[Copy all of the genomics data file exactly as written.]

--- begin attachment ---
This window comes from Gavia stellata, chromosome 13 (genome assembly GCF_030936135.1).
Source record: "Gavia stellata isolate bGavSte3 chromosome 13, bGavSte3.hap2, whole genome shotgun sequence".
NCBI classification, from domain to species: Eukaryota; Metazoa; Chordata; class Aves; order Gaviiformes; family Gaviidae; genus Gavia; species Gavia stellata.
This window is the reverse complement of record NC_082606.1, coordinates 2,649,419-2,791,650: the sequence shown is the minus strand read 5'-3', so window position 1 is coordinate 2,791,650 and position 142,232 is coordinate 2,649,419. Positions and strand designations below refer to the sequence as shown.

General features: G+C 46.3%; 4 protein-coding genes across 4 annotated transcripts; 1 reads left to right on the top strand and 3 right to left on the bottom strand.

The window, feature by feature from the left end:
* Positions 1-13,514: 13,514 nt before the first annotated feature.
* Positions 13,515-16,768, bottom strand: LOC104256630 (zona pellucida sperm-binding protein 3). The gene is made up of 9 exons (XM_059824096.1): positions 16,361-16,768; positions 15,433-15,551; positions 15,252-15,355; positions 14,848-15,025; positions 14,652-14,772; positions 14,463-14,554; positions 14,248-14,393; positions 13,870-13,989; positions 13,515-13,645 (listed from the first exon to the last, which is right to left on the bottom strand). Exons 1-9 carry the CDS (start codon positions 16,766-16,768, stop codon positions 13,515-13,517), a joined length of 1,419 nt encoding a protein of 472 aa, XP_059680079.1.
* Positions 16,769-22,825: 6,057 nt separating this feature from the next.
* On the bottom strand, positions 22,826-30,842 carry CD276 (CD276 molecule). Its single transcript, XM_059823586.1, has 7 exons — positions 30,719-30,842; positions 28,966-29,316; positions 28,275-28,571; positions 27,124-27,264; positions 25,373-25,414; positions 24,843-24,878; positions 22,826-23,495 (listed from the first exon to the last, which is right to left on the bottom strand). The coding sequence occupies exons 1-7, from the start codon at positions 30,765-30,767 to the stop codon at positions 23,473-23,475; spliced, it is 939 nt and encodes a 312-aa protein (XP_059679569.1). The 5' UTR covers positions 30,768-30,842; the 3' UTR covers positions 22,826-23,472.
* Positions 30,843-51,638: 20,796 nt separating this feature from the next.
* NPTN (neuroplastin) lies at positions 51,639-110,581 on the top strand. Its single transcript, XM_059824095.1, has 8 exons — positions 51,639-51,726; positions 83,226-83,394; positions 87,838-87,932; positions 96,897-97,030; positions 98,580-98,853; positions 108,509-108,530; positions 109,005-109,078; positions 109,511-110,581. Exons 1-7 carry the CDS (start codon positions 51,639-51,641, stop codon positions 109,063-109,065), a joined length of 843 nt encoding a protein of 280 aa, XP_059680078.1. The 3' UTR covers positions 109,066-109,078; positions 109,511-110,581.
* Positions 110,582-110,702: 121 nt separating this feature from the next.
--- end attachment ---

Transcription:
This window comes from Gavia stellata, chromosome 13 (genome assembly GCF_030936135.1).
Source record: "Gavia stellata isolate bGavSte3 chromosome 13, bGavSte3.hap2, whole genome shotgun sequence".
NCBI classification, from domain to species: Eukaryota; Metazoa; Chordata; class Aves; order Gaviiformes; family Gaviidae; genus Gavia; species Gavia stellata.
This window is the reverse complement of record NC_082606.1, coordinates 2,649,419-2,791,650: the sequence shown is the minus strand read 5'-3', so window position 1 is coordinate 2,791,650 and position 142,232 is coordinate 2,649,419. Positions and strand designations below refer to the sequence as shown.

General features: G+C 46.3%; 4 protein-coding genes across 4 annotated transcripts; 1 reads left to right on the top strand and 3 right to left on the bottom strand.

The window, feature by feature from the left end:
* Positions 1-13,514: 13,514 nt before the first annotated feature.
* Positions 13,515-16,768, bottom strand: LOC104256630 (zona pellucida sperm-binding protein 3). The gene is made up of 9 exons (XM_059824096.1): positions 16,361-16,768; positions 15,433-15,551; positions 15,252-15,355; positions 14,848-15,025; positions 14,652-14,772; positions 14,463-14,554; positions 14,248-14,393; positions 13,870-13,989; positions 13,515-13,645 (listed from the first exon to the last, which is right to left on the bottom strand). Exons 1-9 carry the CDS (start codon positions 16,766-16,768, stop codon positions 13,515-13,517), a joined length of 1,419 nt encoding a protein of 472 aa, XP_059680079.1.
* Positions 16,769-22,825: 6,057 nt separating this feature from the next.
* On the bottom strand, positions 22,826-30,842 carry CD276 (CD276 molecule). Its single transcript, XM_059823586.1, has 7 exons — positions 30,719-30,842; positions 28,966-29,316; positions 28,275-28,571; positions 27,124-27,264; positions 25,373-25,414; positions 24,843-24,878; positions 22,826-23,495 (listed from the first exon to the last, which is right to left on the bottom strand). The coding sequence occupies exons 1-7, from the start codon at positions 30,765-30,767 to the stop codon at positions 23,473-23,475; spliced, it is 939 nt and encodes a 312-aa protein (XP_059679569.1). The 5' UTR covers positions 30,768-30,842; the 3' UTR covers positions 22,826-23,472.
* Positions 30,843-51,638: 20,796 nt separating this feature from the next.
* NPTN (neuroplastin) lies at positions 51,639-110,581 on the top strand. Its single transcript, XM_059824095.1, has 8 exons — positions 51,639-51,726; positions 83,226-83,394; positions 87,838-87,932; positions 96,897-97,030; positions 98,580-98,853; positions 108,509-108,530; positions 109,005-109,078; positions 109,511-110,581. Exons 1-7 carry the CDS (start codon positions 51,639-51,641, stop codon positions 109,063-109,065), a joined length of 843 nt encoding a protein of 280 aa, XP_059680078.1. The 3' UTR covers positions 109,066-109,078; positions 109,511-110,581.
* Positions 110,582-110,702: 121 nt separating this feature from the next.